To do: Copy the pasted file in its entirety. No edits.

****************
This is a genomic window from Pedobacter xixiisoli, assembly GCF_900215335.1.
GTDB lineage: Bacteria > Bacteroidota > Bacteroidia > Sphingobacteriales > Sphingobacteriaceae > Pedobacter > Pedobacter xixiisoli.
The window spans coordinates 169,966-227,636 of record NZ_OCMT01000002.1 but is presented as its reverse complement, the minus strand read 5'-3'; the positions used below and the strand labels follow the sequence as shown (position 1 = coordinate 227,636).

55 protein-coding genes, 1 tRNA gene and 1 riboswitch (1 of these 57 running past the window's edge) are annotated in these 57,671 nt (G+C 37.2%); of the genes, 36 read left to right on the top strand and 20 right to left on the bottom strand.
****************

This is a genomic window from Pedobacter xixiisoli, assembly GCF_900215335.1.
GTDB lineage: Bacteria > Bacteroidota > Bacteroidia > Sphingobacteriales > Sphingobacteriaceae > Pedobacter > Pedobacter xixiisoli.
The window spans coordinates 169,966-227,636 of record NZ_OCMT01000002.1 but is presented as its reverse complement, the minus strand read 5'-3'; the positions used below and the strand labels follow the sequence as shown (position 1 = coordinate 227,636).

55 protein-coding genes, 1 tRNA gene and 1 riboswitch (1 of these 57 running past the window's edge) are annotated in these 57,671 nt (G+C 37.2%); of the genes, 36 read left to right on the top strand and 20 right to left on the bottom strand.